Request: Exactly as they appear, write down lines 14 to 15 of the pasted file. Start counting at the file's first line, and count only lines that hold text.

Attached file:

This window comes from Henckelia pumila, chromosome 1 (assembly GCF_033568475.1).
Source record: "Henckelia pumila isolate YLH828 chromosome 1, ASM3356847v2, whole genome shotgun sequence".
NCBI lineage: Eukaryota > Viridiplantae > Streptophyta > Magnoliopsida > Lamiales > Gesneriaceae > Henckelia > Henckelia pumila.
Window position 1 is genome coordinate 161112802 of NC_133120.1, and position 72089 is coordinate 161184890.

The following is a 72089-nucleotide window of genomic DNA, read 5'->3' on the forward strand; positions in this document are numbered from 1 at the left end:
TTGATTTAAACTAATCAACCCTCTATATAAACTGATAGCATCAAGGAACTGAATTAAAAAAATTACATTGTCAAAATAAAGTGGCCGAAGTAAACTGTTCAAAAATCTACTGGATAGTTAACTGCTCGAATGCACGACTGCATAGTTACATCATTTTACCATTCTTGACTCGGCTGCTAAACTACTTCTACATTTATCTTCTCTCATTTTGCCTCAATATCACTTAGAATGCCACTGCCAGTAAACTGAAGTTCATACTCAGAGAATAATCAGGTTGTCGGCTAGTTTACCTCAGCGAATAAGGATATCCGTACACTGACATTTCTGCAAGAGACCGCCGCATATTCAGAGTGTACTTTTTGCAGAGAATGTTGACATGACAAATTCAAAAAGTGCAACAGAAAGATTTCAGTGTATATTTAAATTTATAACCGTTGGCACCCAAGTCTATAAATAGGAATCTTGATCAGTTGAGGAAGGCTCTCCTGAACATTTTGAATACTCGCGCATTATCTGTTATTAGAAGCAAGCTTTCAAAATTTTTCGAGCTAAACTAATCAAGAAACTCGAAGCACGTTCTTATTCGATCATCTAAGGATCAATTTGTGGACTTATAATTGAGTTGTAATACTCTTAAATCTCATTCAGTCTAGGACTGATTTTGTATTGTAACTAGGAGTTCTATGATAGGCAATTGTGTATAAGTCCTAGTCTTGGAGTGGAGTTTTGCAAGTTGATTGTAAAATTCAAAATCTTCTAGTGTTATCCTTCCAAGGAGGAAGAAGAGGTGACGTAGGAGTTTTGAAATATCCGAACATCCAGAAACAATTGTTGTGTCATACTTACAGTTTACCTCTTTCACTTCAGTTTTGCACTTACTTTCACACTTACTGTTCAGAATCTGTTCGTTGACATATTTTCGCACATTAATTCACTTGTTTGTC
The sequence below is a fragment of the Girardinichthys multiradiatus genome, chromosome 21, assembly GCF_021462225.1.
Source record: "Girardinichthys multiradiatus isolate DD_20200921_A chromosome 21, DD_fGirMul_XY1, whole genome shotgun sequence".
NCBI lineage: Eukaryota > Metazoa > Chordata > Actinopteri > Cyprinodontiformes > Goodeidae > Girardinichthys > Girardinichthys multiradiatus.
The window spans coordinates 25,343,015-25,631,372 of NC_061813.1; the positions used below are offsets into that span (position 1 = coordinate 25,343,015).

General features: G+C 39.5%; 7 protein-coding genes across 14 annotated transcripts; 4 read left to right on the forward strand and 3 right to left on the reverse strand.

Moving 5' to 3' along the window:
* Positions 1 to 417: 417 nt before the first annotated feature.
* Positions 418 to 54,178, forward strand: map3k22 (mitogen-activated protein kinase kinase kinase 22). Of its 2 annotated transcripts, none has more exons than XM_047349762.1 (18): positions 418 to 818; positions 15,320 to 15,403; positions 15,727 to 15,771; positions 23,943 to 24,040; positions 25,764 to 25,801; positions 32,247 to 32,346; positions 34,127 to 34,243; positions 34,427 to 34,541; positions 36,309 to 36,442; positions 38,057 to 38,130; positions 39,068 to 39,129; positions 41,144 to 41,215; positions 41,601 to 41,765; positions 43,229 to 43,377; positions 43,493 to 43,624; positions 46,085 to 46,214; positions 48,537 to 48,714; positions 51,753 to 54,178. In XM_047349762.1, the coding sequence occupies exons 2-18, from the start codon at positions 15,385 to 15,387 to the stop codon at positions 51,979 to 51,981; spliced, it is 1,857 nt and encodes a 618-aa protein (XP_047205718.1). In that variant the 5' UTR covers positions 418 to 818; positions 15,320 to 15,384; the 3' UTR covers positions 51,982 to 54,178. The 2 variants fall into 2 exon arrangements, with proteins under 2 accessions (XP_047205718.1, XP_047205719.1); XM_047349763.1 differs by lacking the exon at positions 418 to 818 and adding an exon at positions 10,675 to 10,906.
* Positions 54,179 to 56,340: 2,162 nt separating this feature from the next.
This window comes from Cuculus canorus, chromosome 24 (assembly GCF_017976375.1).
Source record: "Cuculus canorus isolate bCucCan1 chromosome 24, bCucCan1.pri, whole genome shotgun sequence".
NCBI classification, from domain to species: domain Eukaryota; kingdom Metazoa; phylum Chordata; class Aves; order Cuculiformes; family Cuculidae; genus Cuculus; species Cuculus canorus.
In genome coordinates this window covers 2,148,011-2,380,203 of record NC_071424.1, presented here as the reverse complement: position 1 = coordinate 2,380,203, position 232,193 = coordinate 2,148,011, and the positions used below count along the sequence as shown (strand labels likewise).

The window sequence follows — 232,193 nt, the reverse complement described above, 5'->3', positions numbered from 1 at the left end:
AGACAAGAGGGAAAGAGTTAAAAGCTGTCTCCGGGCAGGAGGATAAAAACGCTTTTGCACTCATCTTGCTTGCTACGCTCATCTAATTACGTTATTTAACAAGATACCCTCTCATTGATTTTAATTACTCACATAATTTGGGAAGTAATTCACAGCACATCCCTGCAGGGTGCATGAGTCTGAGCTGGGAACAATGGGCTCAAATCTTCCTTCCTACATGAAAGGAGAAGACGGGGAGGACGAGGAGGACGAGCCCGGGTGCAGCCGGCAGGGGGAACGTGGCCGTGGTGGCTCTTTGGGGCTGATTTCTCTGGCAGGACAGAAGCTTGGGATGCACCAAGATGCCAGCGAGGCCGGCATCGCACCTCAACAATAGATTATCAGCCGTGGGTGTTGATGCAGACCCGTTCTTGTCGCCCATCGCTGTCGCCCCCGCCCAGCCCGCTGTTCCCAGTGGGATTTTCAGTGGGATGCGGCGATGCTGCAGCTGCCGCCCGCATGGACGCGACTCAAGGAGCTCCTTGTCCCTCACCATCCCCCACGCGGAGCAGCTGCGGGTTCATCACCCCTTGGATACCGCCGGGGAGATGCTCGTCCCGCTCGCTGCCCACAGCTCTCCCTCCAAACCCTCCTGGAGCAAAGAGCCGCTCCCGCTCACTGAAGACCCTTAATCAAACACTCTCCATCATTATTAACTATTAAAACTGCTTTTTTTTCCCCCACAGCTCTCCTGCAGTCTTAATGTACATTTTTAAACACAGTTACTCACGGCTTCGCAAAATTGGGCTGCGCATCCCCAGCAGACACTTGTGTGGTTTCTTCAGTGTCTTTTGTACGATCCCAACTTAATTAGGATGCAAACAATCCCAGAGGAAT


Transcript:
* Positions 418 to 54,178, forward strand: map3k22 (mitogen-activated protein kinase kinase kinase 22). Of its 2 annotated transcripts, none has more exons than XM_047349762.1 (18): positions 418 to 818; positions 15,320 to 15,403; positions 15,727 to 15,771; positions 23,943 to 24,040; positions 25,764 to 25,801; positions 32,247 to 32,346; positions 34,127 to 34,243; positions 34,427 to 34,541; positions 36,309 to 36,442; positions 38,057 to 38,130; positions 39,068 to 39,129; positions 41,144 to 41,215; positions 41,601 to 41,765; positions 43,229 to 43,377; positions 43,493 to 43,624; positions 46,085 to 46,214; positions 48,537 to 48,714; positions 51,753 to 54,178. In XM_047349762.1, the coding sequence occupies exons 2-18, from the start codon at positions 15,385 to 15,387 to the stop codon at positions 51,979 to 51,981; spliced, it is 1,857 nt and encodes a 618-aa protein (XP_047205718.1). In that variant the 5' UTR covers positions 418 to 818; positions 15,320 to 15,384; the 3' UTR covers positions 51,982 to 54,178. The 2 variants fall into 2 exon arrangements, with proteins under 2 accessions (XP_047205718.1, XP_047205719.1); XM_047349763.1 differs by lacking the exon at positions 418 to 818 and adding an exon at positions 10,675 to 10,906.
* Positions 54,179 to 56,340: 2,162 nt separating this feature from the next.